Wednesday, September 26, 2012
And That HappenedPosted by Craig Calcaterra
Braves 4, Marlins 3: The Braves clinch a playoff berth on a Freddie Freeman walkoff jack. It only guarantees them a slot in the one-game gimmicky thing next Friday, but that beats the hell out of last September. The only thing that would have made this better is if Heath Bell, as the the Marlins walked to the clubhouse, went up to Ozzie Guillen and told him that he wouldn't have blown the save if Ozzie wasn't such a jerk and kept him from closing.
Tigers 3, Royals 0: Anibal Sanchez comes up big, tossing a three-hit, ten-strikeout shutout, and the Tigers take advantage of an earlier White Sox loss for the first time in what seems like forever. Things are all tied up in the AL Central.
Indians 4, White Sox 3: Tied up because the Sox' ninth-inning rally off Chris Perez, though quite promising for a while, fell short. Russ Canzler had a big day. Meaningless but fun: Canzler has played two games against Chicago this year and he is 4-for-8 with two homers and a double and three driven in.
Phillies 6, Nationals 3: A four-game lead with eight to go is pretty safe, but really Washington, you don't want to be doin' this. Not that I'm gonna stop you from doin' this, but dudes, seriously. Not the best night ever for Cole Hamels, but he won his 16th, which sets a new high for him.
Reds 4, Brewers 2: This series could be the Brewers' Waterloo. And I'm not talking about the one on Highway 89 northeast of Madison. The loss, combined with the Cardinals' win, drops them four and a half back in the Wild Card.
Cardinals 4, Astros 0: About that Cardinals win: Jaime Garcia tossed seven shutout innings. I haven't checked it, but I bet—win or lose—the Astros have had the most impact on the NL playoff race this year. Be it knocking off the Phillies or laying down to the contenders, the Astros have played a rich and meaningful role in the pennant race.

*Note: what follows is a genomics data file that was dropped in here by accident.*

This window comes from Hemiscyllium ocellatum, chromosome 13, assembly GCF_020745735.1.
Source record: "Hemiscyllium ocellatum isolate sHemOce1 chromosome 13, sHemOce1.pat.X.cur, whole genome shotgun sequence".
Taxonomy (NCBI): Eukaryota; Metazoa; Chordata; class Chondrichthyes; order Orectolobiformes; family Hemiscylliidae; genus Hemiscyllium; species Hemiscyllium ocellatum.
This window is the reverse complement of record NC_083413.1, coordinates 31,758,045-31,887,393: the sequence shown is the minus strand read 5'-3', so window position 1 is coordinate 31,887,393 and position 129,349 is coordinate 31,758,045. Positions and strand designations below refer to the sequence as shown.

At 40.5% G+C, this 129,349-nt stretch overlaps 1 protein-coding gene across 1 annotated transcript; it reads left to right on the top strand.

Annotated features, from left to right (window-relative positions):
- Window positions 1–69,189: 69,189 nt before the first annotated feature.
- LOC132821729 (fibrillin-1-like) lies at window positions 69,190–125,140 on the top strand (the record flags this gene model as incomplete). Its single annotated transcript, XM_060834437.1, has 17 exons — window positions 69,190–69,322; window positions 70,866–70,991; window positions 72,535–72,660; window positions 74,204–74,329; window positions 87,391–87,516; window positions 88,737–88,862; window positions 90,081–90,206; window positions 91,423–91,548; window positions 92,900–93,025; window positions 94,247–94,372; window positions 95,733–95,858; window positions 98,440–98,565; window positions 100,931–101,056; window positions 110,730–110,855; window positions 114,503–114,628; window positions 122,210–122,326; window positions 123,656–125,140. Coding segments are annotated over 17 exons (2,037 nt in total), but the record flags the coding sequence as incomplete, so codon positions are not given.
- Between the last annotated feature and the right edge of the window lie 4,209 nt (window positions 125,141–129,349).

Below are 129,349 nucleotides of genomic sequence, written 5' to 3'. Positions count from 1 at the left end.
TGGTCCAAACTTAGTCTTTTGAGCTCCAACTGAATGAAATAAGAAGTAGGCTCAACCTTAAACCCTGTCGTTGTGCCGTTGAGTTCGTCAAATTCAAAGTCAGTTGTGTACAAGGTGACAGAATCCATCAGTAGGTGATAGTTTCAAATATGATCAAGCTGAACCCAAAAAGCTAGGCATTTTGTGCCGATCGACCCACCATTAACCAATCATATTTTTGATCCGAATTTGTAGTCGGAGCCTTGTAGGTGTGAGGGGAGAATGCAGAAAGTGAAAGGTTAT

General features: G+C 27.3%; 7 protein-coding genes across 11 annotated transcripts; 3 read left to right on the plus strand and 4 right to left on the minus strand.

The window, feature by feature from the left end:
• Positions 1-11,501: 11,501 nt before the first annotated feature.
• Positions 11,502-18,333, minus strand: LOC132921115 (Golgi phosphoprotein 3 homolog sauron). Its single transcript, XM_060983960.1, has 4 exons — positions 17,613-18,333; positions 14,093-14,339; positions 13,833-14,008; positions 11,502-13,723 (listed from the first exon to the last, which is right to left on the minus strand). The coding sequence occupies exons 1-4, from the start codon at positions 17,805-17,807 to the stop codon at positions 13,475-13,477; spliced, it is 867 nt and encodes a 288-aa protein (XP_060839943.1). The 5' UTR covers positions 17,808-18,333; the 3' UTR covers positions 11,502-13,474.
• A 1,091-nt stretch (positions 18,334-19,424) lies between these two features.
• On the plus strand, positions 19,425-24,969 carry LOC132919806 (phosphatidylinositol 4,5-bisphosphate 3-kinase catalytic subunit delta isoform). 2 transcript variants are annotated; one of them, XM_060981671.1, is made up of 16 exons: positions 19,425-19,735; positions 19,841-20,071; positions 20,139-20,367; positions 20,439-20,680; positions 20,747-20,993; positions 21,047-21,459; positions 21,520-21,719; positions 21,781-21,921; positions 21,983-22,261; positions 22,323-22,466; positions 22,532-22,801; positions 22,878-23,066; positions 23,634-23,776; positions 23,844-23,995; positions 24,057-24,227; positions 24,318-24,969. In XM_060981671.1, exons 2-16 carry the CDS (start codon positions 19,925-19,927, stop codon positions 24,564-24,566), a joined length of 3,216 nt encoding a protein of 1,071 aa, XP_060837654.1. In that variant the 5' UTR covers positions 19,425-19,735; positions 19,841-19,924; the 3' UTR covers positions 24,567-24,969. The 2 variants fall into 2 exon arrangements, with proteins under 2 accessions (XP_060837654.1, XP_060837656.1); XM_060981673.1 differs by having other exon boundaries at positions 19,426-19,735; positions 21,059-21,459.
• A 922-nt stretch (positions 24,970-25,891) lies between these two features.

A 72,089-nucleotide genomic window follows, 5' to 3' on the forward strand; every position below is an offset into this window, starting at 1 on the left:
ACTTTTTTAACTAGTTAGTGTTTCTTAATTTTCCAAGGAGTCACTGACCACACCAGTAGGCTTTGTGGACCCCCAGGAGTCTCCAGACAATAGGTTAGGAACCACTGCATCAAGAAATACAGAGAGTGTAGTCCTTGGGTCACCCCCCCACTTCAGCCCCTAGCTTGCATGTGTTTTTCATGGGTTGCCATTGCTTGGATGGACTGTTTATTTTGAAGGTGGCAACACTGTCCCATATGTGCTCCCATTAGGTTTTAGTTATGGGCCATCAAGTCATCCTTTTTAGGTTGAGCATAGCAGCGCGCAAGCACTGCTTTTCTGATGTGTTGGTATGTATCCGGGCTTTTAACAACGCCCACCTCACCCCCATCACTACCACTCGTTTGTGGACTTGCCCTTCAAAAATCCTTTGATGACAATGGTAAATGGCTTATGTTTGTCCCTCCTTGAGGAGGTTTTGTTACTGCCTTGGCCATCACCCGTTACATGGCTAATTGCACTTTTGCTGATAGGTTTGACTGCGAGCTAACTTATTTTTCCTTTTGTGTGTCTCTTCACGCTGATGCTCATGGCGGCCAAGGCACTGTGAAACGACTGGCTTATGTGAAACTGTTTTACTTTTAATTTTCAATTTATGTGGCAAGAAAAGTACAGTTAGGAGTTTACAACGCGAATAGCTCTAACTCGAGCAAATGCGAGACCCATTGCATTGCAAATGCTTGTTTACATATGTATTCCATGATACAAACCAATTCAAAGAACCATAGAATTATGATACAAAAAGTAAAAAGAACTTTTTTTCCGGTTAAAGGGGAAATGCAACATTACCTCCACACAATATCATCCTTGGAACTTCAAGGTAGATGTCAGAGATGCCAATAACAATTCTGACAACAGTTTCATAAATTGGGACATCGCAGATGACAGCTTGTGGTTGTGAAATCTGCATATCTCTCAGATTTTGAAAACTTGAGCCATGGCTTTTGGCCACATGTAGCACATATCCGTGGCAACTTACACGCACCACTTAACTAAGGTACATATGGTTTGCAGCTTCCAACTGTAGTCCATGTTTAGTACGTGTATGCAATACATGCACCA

Blue Jays 4, Orioles 0: Another classic six-pitcher shutout. Viva September. Aaron Laffey led the way with five innings of goose eggs.
Twins 5, Yankees 4: I guess Denard Span wasn't lying when he told Adam Jones he was trying to help the O's the best he can. Span drove in two and the Yankees can't put any more daylight between themselves and the Orioles. The gap remains one and a half.
Angels 5, Mariners 4: Angels pitchers strike out 20 M's batters -- Greinke fanned 13 in five innings himself -- and hold on for a 5-4 victory. Justin Smoak had two bombs in a losing effort. Losing team effort, anyway. His effort was smashing, baby.
Rays 5, Red Sox 2: David Price continues to be a beast. He notches his 19th win while striking out 13 Red Sox. Jeff Keppinger's second-inning, three-run shot was all the Rays needed.
Pirates 10, Mets 6: At least Pittsburgh managed to avoid being mathematically eliminated for an extra night. Which is something. Approximately 236 players were used in this game.
Rockies 10, Cubs 5: DJ LeMahieu singled, doubled and tripled but had his shot at the cycle cut short due to rain, as this one was called after six and a half innings. Stinks for him, but ending a late-season Cubs-Rockies game early is a positive in humanitarian terms. Indeed, I view the rain as evidence that God loves us and wants us to be happy.
Diamondbacks 7, Giants 2: Paul Goldschmidt homered and drove in five. Tim Lincecum had been on track but then pinches off a seven-run-on-five-hit, four-inning performance heading into the playoffs. Troublesome.
Padres 2, Giants 1: Edinson Volquez had seven shutout innings as the Dodgers continue to sink.
Athletics 3, Rangers 2: George Kottaras hit a leadoff homer in the 10th inning. He hit it off Mark Lowe who, for reasons which are clear only to Ron Washington, was pitching in a tied game in the 10th inning. This is the sort of magic that folks point to when they say that Washington, however good a manager he is over the long haul, costs his team individual games.
Craig writes the HardballTalk blog for NBC Sports.com